Thursday, March 13, 2014 | 10:53 a.m.
Nevada is receiving $3.7 million in federal grant money to continue “turnaround” efforts at its lowest-performing schools, the U.S. Education Department announced today.
Nevada is one of 10 states sharing in more than $95 million in School Improvement Grant funding for next school year. To receive the grant, schools must be among a district’s bottom 5 percent, based on test scores.
Nevada School Improvement Grants
Here’s a look at School Improvement Grant funding received in Nevada. These are three-year grants.
• First round (2010-11) — Nevada received $22.4 million, of which the Clark County School District received $5.3 million. The money went to Kit Carson Elementary School and Rancho High School.
• Second round (2011-12) — Nevada received $4.5 million but carried over $4.9 in funding from the first round. Clark County received $8.7 million to put the turnaround model in place at Chaparral, Mojave and Western high schools and at Hancock Elementary School.
• Third round (2012-13) — Nevada received $3.5 million. Clark County used its share to begin transforming Canyon Springs High School.
• Fourth round (2013-14) — Nevada received $3.8 million. Clark County used its share to begin transforming Desert Pines High School.
• Fifth round (2014-15)— Nevada received $3.7 million to continue school turnaround efforts.
Texas will receive the most funding next year ($46.8 million), followed by Michigan ($16.8 million) and Louisiana ($9.6 million). North Dakota received the least funding among the 10 states: $1.1 million.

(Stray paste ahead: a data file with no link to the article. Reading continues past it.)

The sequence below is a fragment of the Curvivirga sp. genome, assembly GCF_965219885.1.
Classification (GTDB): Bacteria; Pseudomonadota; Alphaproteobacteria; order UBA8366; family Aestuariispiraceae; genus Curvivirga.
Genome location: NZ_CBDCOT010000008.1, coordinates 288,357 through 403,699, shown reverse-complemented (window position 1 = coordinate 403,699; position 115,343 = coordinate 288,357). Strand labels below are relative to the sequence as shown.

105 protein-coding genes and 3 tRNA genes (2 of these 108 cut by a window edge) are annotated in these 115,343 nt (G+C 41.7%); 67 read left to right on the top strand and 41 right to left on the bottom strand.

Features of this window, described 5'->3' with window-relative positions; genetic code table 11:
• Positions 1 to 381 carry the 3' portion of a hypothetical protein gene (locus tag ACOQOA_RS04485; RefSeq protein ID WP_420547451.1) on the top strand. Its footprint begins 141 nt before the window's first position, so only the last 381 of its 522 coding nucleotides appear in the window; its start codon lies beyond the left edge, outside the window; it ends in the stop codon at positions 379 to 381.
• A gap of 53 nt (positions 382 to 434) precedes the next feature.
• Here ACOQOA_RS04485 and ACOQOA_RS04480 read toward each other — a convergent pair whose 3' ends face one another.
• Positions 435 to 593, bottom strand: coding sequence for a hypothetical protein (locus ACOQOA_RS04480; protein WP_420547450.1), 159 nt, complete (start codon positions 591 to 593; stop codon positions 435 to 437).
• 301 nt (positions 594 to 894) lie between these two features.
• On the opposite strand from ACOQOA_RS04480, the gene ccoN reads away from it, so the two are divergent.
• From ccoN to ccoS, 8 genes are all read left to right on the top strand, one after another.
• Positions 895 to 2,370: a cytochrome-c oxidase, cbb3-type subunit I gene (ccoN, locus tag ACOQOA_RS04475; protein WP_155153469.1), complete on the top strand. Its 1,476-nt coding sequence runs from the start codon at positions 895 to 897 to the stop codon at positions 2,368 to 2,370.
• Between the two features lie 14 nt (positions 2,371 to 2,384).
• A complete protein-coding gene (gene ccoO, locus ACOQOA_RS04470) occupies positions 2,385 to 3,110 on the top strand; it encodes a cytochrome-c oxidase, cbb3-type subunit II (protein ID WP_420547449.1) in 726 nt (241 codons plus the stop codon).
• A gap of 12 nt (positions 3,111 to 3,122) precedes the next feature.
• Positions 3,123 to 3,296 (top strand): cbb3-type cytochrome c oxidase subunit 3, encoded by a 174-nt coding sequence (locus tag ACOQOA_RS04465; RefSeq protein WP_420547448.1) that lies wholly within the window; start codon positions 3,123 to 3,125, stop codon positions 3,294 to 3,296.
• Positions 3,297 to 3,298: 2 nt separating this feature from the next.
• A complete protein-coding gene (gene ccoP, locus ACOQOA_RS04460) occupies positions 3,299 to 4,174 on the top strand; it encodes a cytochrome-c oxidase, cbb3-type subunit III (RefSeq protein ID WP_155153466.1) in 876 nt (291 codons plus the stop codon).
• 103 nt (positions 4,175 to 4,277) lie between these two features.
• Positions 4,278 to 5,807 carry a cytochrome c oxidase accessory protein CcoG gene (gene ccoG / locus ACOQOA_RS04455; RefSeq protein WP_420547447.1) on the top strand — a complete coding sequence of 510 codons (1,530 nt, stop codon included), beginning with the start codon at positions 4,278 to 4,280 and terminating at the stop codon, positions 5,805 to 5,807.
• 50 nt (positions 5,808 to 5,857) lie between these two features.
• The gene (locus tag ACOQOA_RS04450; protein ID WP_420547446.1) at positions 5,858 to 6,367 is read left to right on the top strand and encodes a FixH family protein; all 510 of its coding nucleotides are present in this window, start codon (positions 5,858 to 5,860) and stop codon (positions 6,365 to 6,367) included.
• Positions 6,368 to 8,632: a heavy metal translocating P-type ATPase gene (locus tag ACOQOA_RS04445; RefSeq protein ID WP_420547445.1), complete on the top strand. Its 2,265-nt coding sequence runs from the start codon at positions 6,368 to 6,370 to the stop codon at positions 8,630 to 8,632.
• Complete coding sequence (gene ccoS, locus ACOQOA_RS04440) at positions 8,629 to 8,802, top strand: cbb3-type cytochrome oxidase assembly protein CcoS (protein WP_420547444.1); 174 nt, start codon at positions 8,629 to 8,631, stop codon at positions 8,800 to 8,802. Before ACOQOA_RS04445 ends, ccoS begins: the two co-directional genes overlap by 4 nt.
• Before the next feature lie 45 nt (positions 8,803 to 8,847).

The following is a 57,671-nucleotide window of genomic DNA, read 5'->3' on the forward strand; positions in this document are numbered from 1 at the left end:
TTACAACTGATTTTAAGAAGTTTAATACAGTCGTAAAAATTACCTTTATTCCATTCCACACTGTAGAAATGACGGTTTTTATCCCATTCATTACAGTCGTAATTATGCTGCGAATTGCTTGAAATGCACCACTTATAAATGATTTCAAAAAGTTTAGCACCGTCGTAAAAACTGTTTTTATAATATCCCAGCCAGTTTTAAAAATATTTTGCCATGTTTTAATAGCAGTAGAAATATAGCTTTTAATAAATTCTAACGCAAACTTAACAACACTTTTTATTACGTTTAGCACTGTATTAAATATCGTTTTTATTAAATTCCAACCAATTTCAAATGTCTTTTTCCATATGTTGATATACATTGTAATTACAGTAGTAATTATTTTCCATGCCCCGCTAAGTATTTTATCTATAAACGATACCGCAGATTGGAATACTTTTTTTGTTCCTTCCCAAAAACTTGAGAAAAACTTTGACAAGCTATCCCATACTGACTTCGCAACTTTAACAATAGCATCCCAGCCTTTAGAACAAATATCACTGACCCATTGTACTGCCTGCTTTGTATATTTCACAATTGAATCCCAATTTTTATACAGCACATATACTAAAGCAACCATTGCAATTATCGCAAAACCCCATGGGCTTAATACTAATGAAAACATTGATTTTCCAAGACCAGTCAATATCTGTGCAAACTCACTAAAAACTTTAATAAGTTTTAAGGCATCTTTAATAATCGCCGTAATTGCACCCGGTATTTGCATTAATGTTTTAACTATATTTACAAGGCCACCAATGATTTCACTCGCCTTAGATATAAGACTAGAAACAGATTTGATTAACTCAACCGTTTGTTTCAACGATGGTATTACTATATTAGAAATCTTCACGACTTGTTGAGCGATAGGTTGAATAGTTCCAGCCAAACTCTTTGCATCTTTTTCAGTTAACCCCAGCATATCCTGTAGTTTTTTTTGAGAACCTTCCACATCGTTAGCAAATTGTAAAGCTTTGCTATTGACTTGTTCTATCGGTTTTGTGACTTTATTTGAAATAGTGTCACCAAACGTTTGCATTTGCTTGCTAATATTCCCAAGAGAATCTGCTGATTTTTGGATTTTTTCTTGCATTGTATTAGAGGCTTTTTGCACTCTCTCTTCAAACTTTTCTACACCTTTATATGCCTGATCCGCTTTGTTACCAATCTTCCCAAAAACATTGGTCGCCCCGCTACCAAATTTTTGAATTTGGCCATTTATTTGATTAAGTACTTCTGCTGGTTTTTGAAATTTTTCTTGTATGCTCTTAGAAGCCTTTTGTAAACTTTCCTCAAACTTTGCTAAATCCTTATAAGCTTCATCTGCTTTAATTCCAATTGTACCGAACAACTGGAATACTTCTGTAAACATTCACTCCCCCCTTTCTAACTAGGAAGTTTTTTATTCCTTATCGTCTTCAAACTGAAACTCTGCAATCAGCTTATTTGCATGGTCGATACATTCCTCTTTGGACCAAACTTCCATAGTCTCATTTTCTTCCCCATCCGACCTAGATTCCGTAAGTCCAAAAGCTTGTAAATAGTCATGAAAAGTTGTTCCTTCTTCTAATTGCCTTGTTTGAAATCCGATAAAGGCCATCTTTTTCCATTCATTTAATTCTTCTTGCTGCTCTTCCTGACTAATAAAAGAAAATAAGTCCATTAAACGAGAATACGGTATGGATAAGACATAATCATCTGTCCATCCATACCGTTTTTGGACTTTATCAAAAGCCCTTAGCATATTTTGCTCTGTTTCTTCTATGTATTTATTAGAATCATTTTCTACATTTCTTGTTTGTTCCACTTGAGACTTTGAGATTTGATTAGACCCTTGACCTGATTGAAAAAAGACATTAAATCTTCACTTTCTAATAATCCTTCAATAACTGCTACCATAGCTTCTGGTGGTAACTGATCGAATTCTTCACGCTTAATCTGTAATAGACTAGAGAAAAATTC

The School Improvement Grant program is one of President Barack Obama’s cornerstone education initiatives, representing one of the largest investments in public education in the nation’s history.
Since 2009, the federal government has invested more than $5 billion, or up to $2 million per school, to improve test scores at more than 1,500 of the nation’s lowest-performing schools.
In total, Nevada has received $37.6 million in turnaround funding since 2009 for more than a dozen schools in Las Vegas, Reno and Carson City.
Some research has shown improvement at turnaround schools, but other studies show these early successes are short-lived. Some of the greatest gains have been at schools in small towns and rural communities, according to the U.S. Education Department.
Still unknown is how turnaround schools will fare when the federal grants expire. In Clark County, grant funding for Chaparral, Mojave and Western high schools and Hancock Elementary School will run out at the end of this school year.